institutions can play a leading role.
1. Taxation as Indicator of State Performance
• Main Advantage---Objective Indicator
•
•
•
•
•
•
Components of the indicator:
Monopoly over Tax Collection
Territorial Reach of Tax Collection
Direct Income Tax Collection
Tax Effort
Compliance and coercion in tax collection
Level and Structure of Taxation in selected African Countries
(annual average 1984-2004)
Country
Higher Tax States
Angola
Botswana
Kenya
Malawi
South Africa
Zambia
Zimbabwe
Nigeria
Lower Tax States
Cameroon
Congo. Democratic
Republic
Ghana
Rwanda
Senegal
Sierra Leone
Tanzania
Uganda
Mozambique
Tax
share
Trade
Tax
Domestic
Tax
Nontax
Revenue
Direct
Tax
Indirect
tax
32.08
34.34
18.75
16.87
23.14
18.23
23.13
18.85
4.73
15.32
17.10
16.06
3.62
30.08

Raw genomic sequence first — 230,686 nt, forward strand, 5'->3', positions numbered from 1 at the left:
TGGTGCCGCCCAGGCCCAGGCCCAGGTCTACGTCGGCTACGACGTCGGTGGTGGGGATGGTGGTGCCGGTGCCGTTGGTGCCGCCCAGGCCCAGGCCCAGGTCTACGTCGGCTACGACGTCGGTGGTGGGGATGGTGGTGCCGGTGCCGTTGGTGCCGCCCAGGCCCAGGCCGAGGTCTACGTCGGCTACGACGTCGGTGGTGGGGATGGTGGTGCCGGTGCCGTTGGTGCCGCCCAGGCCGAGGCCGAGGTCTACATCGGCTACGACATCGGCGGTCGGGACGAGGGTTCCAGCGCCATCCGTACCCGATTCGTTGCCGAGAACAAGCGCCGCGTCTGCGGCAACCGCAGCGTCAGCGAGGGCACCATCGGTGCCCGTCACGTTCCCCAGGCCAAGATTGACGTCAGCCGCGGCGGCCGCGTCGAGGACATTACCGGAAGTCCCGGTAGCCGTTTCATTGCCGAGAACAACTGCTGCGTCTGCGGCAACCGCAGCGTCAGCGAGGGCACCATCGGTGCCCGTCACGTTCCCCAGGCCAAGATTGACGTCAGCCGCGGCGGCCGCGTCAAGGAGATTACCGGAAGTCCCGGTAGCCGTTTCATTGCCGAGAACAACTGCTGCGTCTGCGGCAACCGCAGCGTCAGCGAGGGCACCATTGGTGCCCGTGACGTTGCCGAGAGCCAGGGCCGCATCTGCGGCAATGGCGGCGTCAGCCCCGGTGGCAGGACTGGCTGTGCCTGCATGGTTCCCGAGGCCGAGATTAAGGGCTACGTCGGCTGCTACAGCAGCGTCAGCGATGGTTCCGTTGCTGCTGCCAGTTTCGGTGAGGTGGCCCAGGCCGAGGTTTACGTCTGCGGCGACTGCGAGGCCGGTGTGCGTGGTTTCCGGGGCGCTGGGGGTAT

10.91
9.67
12.82
56.30
17.96
34.79
34.33
32.56
36.15
6.90
10.24
20.47
14.69
14.43
7.01
4.93
9.13
44.88
71.34
47.76
29.38
50.19
54.26
32.38
46.66
38.08
18.42
31.78
50.68
35.38
38.51
62.64
44.22
16.52
13.56
5.34
16.03
23.76
36.37
26.58
12.41
29.66
30.67
27.29
53.15
50.34
14.15
9.89
15.83
8.73
11.36
8.51
10.52
25.90
31.83
22.08
36.33
39.63
49.87
17.34
28.58
28.68
47.77
14.13
56.12
10.24
5.06
8.66
7.31
13.52
22.09
24.79
22.75
22.45
31.86
14.21
18.38
62.83
72.14
67.01
66.29
53.73
78.48
68.11
25.15
49.80
17.30
Table 2: Share of Direct Taxes as a Percentage of Total Taxes, 2007
Country
Share of Direct Taxes (%)
South Africa
55%
Zambia
45
Rwanda
37
Mozambique
33
Tanzania
32
Uganda
26
DRC
18
Source: OECD (2010a)
Tax Effort in African Case Studies, 2007
Country
Fiscal Revenue per capita
(US $)
Tax Effort Index
(excluding resource rents)
Zambia